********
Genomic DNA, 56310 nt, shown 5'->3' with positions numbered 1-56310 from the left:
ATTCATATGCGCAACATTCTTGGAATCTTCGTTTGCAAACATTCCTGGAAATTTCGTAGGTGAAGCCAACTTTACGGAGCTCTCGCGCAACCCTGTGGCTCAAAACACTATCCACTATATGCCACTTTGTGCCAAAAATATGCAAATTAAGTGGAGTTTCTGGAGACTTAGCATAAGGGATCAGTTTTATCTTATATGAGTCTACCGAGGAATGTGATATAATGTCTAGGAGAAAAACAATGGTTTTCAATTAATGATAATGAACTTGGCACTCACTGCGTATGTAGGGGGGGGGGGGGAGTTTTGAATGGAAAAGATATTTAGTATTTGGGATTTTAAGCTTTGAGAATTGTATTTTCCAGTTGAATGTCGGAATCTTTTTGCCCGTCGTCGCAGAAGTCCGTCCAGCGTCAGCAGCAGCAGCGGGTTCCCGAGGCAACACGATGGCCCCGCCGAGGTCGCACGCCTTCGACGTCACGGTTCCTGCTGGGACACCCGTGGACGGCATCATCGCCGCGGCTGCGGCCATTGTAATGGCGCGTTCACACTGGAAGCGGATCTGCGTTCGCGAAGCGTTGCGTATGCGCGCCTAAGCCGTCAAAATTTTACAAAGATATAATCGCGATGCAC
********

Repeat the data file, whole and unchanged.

Genomic DNA, 56310 nt, shown 5'->3' with positions numbered 1-56310 from the left:
ATTCATATGCGCAACATTCTTGGAATCTTCGTTTGCAAACATTCCTGGAAATTTCGTAGGTGAAGCCAACTTTACGGAGCTCTCGCGCAACCCTGTGGCTCAAAACACTATCCACTATATGCCACTTTGTGCCAAAAATATGCAAATTAAGTGGAGTTTCTGGAGACTTAGCATAAGGGATCAGTTTTATCTTATATGAGTCTACCGAGGAATGTGATATAATGTCTAGGAGAAAAACAATGGTTTTCAATTAATGATAATGAACTTGGCACTCACTGCGTATGTAGGGGGGGGGGGGGAGTTTTGAATGGAAAAGATATTTAGTATTTGGGATTTTAAGCTTTGAGAATTGTATTTTCCAGTTGAATGTCGGAATCTTTTTGCCCGTCGTCGCAGAAGTCCGTCCAGCGTCAGCAGCAGCAGCGGGTTCCCGAGGCAACACGATGGCCCCGCCGAGGTCGCACGCCTTCGACGTCACGGTTCCTGCTGGGACACCCGTGGACGGCATCATCGCCGCGGCTGCGGCCATTGTAATGGCGCGTTCACACTGGAAGCGGATCTGCGTTCGCGAAGCGTTGCGTATGCGCGCCTAAGCCGTCAAAATTTTACAAAGATATAATCGCGATGCAC